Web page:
Other social media companies have taken a far harder line on political ads. Last year, Jack Dorsey, Twitter’s chief executive, said Twitter would ban all political ads because they presented challenges to civic discourse.
“We believe political message reach should be earned, not bought,” Mr. Dorsey said.
Both Facebook and Twitter publish libraries of political ads that have run on their sites, allowing people to research specific advertisers while tracking their messages and spending habits. The companies also regularly take down coordinated disinformation campaigns, and are monitoring attempts at election interference from foreign operatives.
Still, critics said that Facebook wasn’t being transparent enough. “There are significant problems with the Facebook ad library, which makes it really difficult to keep on top of what is circulating to even monitor for disinformation in ads, let alone to judge what the impact is with audiences,” said Claire Wardle of First Draft, a nonprofit that researches the impact of misinformation in the media.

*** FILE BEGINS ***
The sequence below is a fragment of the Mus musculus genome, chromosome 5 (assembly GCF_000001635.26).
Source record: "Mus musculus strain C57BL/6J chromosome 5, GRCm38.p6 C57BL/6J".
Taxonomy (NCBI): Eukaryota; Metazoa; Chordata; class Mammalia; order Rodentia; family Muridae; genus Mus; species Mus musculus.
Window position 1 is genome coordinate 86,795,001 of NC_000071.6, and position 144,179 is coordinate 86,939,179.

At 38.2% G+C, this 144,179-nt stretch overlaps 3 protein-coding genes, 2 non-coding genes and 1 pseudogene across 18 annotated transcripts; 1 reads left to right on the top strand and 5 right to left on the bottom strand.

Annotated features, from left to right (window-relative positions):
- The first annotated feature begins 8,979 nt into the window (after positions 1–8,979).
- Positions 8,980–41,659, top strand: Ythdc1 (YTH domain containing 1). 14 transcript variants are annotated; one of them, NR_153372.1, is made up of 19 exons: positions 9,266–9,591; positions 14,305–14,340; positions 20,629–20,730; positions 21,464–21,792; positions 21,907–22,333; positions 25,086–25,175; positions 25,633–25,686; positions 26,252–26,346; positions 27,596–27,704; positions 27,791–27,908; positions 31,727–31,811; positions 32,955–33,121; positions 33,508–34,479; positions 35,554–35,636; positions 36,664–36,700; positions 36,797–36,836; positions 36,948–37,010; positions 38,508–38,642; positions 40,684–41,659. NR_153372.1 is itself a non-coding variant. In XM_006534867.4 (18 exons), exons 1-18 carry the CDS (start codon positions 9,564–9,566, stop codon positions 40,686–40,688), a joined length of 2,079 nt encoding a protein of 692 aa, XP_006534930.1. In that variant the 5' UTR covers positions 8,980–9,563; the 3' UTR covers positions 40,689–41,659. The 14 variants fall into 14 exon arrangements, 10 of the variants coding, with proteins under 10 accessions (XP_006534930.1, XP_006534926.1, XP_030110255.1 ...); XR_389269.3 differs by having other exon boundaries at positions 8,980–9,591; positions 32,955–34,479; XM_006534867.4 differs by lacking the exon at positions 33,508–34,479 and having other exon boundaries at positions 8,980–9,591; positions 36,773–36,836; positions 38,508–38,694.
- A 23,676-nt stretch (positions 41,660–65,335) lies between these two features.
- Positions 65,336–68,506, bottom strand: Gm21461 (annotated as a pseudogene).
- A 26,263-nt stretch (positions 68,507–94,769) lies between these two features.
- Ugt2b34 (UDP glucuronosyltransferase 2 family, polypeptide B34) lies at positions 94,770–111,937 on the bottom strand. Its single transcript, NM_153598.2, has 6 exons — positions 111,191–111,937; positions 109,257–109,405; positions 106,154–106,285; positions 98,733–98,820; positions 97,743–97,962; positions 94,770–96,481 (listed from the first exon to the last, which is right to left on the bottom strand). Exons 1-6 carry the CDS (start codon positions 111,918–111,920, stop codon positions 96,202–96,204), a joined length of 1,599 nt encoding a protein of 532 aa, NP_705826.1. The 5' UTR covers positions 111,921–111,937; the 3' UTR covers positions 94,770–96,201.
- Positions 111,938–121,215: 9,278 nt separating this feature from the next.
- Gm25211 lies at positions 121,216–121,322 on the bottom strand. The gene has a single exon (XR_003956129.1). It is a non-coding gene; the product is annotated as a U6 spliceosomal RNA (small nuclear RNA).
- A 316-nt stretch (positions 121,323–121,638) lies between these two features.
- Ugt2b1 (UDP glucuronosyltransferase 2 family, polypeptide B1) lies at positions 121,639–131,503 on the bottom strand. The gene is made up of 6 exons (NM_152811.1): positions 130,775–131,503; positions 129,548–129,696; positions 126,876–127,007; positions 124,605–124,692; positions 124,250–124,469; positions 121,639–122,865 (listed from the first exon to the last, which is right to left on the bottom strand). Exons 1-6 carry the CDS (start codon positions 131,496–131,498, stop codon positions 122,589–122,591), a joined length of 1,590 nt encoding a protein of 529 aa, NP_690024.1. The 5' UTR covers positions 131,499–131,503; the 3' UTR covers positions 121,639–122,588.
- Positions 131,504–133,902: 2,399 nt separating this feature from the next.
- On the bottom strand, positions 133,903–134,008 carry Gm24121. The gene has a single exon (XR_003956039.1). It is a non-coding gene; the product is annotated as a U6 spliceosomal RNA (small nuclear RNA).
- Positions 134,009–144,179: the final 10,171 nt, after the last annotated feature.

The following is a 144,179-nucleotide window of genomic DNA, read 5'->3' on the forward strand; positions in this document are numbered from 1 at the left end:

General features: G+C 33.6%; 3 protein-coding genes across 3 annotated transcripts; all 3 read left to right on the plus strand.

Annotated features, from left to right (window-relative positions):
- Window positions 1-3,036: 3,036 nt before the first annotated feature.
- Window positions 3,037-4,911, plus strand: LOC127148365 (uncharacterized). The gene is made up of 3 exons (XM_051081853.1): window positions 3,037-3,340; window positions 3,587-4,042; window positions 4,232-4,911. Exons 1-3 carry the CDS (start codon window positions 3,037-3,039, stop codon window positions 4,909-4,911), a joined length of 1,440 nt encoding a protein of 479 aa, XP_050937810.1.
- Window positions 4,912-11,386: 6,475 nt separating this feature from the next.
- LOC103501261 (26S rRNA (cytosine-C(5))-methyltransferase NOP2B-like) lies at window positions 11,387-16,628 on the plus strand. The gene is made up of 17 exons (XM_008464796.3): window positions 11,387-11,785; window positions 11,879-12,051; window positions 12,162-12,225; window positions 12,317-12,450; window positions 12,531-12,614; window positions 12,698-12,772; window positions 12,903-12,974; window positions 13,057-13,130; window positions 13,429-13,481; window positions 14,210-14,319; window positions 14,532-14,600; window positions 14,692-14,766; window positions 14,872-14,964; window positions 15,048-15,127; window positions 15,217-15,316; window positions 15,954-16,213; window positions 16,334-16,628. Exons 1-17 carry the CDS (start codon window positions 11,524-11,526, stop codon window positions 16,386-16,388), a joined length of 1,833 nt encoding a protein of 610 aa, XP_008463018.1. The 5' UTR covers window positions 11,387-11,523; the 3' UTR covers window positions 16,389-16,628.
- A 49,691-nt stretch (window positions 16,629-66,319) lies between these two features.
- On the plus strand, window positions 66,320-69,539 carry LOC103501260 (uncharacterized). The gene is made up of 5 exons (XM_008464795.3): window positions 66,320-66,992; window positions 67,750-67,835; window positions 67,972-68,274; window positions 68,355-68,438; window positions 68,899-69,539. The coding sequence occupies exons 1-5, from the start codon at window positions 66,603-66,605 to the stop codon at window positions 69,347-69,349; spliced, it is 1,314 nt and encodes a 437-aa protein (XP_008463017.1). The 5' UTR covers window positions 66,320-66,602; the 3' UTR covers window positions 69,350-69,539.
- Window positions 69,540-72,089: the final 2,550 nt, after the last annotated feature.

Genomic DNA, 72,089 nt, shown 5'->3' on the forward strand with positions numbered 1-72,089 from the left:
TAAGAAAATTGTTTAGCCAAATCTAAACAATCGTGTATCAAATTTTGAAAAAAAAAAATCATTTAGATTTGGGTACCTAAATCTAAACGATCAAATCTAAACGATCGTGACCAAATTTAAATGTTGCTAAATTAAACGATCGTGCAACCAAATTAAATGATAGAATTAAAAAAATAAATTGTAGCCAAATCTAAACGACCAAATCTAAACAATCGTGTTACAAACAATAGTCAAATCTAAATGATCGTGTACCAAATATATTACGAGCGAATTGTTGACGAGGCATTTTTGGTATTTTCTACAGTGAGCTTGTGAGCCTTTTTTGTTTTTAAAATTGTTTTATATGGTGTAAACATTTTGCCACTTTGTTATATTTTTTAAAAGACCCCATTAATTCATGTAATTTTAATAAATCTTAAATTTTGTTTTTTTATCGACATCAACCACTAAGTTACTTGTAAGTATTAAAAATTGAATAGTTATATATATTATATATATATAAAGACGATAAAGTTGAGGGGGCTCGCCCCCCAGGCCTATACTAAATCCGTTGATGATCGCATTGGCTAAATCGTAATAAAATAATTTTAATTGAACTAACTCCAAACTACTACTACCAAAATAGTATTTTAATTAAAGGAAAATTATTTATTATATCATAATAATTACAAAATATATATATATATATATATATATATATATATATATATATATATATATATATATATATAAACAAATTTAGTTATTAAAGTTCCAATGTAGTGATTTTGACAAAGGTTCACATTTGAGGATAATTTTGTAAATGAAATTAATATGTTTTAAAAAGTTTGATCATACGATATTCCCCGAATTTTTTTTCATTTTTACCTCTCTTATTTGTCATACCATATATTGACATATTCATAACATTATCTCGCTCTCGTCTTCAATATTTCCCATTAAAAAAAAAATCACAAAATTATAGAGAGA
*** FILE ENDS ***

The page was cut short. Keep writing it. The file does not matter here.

Facebook also unveiled a voting information center on Tuesday, a feature that aims to give people more data on elections. That includes details on how and when to vote, information about voter registration, voting by mail and early voting.
“Covid is going to make it really difficult for people to understand what’s going on and how to vote,” Emily Dalton Smith, a director of social impact products at Facebook, said in an interview. She said the voting information center would help people get necessary and accurate information for the fall elections.
The feature will roll out at the top of the news feeds for American users of Facebook and Instagram. Facebook has pledged a goal of helping more than four million people register to vote through its initiative. It estimated that half of the U.S. population would see information on how to vote in the November elections.
Kate Conger contributed reporting from Oakland, Calif., and Cecilia Kang from Washington.